Tulips and daffodils are about to begin popping out ion the ground, bringing Spring with it. Jim and I established these new beds last October, in time for planting them out, and planning the low tunnels over the top of them to force the Tulips to bloom in time for Easter 2019. The Daffodils are placed in permanent locations about the property. Most of these tulips will be dug up right before they are cut inorder to produce the long stems required for florists and customers. then the soil will be amend and used for another crop this year.
I am a Parrot Tulip nut, so I’ve planted as many varieties as I could get my hands on. A new favourite of mine are double or Peony Flowering Tulips, and the incredible variety available. The more traditional early and mid-season varieties provide over a month of bloom in a garden, while the majority of Double Tulips are late blooming varieties so they are finishing just as Peonies are starting. I am vigilant (along with the dogs) at keeping deer and rodents from eating the tulips, resorting to cages over rows and new this coming season Electric fence used for ducks last season. Another trick to keeping both rodents and deer away from tulips is to create a wire teepee over the row or clump in your garden. it only has to be there until the tulips are tall enough 6” high, because they aren’t the tender morsels they were when they were shorter. Squirrels are another matter entirely!
This Spring/Winter it seems we are covering over 4 beds - 3 tulips and one for Ranunculus and Anenomes to hasten the bloom along for earlier bloom, as well as another long bed with tulips blooming in season. The mother three beds will be covered as the weather permits. High winds and extreme cold were called for later the day we put this tunnel up.
This is the first low tunnel up over Parrot Tulips. Next two rows are tulips and last is the Ranunculus & Anenome row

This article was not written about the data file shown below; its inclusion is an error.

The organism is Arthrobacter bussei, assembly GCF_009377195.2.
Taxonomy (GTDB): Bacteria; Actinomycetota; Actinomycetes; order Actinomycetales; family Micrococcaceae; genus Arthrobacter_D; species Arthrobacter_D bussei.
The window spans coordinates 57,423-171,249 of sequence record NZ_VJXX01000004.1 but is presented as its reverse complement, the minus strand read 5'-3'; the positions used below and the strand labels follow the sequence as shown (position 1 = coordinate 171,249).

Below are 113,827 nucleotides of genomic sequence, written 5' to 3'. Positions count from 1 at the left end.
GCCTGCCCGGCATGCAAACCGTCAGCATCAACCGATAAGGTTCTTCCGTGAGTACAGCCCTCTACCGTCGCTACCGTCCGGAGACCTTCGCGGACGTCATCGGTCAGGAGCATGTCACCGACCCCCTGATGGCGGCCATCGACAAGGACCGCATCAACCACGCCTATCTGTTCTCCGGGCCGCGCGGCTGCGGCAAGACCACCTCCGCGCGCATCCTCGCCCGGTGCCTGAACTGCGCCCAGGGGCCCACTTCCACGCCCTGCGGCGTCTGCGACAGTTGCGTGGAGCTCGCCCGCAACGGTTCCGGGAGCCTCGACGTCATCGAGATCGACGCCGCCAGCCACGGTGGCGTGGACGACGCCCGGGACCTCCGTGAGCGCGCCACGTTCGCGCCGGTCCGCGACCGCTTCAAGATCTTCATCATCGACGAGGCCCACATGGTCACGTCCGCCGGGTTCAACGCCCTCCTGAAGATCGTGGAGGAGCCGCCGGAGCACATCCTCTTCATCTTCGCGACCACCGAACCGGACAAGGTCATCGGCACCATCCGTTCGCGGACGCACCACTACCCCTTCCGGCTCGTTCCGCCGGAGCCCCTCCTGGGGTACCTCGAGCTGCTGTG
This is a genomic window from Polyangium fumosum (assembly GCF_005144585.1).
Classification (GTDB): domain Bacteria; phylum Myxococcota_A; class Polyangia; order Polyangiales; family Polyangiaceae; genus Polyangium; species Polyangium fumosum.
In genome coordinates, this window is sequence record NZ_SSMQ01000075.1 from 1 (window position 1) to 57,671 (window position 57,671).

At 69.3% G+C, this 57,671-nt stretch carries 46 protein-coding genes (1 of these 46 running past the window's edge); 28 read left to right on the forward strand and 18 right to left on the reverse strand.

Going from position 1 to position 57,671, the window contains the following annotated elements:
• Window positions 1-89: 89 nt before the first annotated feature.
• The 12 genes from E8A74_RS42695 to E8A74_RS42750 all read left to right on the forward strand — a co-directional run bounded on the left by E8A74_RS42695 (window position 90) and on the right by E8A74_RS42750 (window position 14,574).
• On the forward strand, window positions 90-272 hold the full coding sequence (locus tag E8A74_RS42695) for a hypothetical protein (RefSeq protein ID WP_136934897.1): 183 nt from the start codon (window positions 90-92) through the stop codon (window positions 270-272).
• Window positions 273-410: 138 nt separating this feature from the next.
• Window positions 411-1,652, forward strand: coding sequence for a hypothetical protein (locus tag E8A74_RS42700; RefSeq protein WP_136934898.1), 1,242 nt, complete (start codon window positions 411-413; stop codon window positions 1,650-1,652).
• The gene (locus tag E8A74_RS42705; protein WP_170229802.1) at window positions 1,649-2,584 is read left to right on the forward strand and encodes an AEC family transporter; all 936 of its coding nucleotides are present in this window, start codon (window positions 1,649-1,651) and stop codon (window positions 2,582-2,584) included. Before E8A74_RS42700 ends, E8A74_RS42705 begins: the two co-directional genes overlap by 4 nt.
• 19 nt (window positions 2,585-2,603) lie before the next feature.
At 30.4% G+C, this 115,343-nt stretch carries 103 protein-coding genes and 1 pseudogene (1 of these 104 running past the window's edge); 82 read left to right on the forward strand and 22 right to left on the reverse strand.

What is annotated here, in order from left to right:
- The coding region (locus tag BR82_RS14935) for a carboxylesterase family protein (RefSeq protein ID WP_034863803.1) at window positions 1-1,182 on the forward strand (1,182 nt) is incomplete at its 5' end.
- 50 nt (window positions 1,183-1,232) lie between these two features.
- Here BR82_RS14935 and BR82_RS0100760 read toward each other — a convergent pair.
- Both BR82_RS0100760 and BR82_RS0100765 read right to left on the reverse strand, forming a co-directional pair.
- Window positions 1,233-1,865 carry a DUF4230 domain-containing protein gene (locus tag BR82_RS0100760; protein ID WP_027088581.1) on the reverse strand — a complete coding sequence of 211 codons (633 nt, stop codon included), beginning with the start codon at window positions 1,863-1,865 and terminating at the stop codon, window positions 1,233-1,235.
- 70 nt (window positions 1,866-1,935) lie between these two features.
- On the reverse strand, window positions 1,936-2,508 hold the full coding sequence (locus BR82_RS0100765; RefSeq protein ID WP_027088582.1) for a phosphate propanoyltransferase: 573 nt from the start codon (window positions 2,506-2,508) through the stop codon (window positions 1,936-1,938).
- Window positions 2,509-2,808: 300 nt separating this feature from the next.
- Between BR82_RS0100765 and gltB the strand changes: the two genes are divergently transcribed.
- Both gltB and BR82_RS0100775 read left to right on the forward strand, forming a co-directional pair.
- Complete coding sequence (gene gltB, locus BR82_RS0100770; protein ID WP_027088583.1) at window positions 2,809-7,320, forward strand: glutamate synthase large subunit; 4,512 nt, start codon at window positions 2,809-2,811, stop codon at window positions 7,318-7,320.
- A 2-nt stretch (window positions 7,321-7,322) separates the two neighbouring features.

The specialty Daffodils are my big excitement. My favourite of 2018 was ‘Art Design’ thanks to Unicorn Blooms of Canada, and this year we will have even more varieties. The one thing to remember about cut Daffodils is that in an arrangement they will kill off the rest of the flowers unless properly treated. Assuming you are mixing Daffodils with other cut flowers, you must cut the Daffs and put into a vase by themselves for about an hour, this stops the release of the compound from their stems into the water. Then you can add them into a mixed bouquet. Just remember that if you are cutting the stems of your bouquet 2 days later the same procedure will have to followed. But they are worth trouble if you are going to mix them in with other flowers.
Daffodils are an wonderful long lasting investment in any garden. Yes, the bulbs cost more than Tulips, but they come back every year without diminishment, and multiply as well, if you deadhead the blooms. I love them massed together (as I do Tulips) and naturalize them into the surrounding area. Only issue is not cutting the grass until the leaves die back (Jim hates this). The leaves have to die back in order to provide energy for next year’s bloom. The beautiful shock of colour from naturalized Daffodils in the woods or in and around our property always makes me hopeful for summer. Deer don’t eat them!
Fritilaria is a new addition for us this year. we are trying them out so there are only two varieties available. Who knows, I may have increase the varieties and total numbers for next year. Hopefully I will have some photos of this years blooms to add to my gallery for 2020.
Spring gardens are often some of the most beautiful due to colours, abundance and bit of hopefulness they bring after a long cold winter. Bulbs are generally very easy care and other than rodents and deer - will bloom year after year.